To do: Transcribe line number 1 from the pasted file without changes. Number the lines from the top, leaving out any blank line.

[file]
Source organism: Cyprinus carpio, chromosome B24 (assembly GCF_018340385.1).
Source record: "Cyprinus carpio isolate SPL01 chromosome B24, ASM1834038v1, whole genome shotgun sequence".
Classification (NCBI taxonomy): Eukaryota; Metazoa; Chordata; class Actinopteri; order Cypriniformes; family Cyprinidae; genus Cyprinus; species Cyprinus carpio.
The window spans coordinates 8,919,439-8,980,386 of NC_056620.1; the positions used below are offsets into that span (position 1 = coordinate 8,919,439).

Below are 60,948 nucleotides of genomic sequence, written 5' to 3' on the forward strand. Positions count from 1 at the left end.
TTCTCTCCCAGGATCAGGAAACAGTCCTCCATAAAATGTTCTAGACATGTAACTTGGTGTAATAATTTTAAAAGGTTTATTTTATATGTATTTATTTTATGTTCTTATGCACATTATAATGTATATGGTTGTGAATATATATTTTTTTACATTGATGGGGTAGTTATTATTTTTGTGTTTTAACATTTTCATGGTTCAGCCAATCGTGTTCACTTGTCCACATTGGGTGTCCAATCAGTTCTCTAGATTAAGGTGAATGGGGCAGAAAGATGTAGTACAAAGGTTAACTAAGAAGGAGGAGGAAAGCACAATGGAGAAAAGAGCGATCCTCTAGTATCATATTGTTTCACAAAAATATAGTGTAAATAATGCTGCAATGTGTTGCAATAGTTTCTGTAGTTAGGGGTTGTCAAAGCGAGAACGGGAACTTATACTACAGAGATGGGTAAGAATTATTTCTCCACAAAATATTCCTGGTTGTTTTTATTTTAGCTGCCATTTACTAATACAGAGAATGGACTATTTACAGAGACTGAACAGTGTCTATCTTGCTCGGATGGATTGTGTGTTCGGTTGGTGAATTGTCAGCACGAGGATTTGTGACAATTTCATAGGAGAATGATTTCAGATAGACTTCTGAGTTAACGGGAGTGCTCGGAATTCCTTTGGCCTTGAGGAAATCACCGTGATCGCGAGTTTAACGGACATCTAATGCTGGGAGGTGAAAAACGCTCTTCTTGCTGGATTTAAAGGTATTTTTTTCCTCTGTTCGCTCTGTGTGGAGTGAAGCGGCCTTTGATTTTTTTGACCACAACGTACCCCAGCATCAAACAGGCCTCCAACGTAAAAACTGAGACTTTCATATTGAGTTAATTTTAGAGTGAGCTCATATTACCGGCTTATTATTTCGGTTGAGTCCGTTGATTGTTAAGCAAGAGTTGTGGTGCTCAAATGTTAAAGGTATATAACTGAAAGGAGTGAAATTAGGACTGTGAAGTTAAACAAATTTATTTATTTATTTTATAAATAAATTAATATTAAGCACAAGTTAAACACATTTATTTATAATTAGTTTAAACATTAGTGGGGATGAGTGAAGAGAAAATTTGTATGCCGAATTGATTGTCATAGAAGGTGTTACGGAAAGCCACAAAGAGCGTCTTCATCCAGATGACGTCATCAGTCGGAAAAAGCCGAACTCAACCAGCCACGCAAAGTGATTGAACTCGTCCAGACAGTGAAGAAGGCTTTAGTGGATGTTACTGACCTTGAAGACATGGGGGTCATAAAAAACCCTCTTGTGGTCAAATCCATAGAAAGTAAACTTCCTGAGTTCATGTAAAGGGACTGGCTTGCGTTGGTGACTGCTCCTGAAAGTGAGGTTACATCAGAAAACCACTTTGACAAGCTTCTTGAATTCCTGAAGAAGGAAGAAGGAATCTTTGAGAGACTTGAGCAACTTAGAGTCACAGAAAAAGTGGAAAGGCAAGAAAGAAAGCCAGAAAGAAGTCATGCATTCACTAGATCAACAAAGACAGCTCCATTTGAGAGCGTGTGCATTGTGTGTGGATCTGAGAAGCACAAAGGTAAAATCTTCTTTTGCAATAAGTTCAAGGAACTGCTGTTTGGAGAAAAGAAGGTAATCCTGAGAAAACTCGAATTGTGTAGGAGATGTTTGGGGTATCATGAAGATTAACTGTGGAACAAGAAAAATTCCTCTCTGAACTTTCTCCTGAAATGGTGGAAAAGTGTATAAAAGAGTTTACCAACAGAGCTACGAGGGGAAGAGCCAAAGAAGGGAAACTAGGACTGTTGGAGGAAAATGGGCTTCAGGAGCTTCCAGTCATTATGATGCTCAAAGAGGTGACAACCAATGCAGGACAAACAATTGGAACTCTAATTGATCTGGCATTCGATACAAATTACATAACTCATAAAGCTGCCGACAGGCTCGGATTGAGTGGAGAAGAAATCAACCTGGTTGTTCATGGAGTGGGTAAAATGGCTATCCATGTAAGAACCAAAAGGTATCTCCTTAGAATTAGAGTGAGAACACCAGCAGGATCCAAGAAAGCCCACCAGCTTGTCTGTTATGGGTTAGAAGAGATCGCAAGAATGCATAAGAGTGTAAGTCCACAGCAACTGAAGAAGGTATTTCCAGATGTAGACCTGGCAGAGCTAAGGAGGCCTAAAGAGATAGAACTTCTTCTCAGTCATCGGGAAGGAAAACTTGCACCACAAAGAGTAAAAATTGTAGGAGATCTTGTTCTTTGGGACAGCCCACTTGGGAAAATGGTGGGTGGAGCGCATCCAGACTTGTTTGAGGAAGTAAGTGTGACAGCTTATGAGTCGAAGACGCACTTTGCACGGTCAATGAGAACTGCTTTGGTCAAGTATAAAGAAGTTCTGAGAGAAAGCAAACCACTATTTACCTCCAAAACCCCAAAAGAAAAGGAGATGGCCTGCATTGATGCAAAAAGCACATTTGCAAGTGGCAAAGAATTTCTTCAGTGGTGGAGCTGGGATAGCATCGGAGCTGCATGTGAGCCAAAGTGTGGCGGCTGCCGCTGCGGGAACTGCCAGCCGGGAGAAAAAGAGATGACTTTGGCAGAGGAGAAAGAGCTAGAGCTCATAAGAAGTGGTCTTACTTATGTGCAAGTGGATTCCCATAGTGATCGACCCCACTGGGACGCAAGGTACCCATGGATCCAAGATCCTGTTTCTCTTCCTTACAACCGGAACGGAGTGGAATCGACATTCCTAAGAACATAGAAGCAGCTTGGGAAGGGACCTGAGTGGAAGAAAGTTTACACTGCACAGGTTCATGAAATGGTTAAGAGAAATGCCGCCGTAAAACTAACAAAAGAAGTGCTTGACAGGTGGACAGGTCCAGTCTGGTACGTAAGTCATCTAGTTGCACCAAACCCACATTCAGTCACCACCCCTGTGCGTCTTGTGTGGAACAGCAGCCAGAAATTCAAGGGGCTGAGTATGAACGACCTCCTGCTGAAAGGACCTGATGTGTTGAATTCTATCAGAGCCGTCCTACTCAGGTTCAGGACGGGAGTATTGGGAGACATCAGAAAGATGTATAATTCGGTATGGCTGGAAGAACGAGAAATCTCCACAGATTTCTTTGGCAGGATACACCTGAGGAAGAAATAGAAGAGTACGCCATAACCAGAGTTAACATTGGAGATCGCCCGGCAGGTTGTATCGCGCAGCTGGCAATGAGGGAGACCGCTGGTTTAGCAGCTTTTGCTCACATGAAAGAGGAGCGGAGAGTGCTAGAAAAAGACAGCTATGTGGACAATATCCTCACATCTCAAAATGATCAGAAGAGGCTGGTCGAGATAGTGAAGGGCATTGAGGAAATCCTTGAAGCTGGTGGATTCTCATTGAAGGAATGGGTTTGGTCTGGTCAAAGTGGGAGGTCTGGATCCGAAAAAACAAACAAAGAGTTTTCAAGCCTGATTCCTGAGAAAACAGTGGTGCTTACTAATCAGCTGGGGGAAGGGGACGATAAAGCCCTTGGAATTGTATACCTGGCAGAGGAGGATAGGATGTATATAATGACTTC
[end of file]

Source organism: Cyprinus carpio, chromosome B24 (assembly GCF_018340385.1).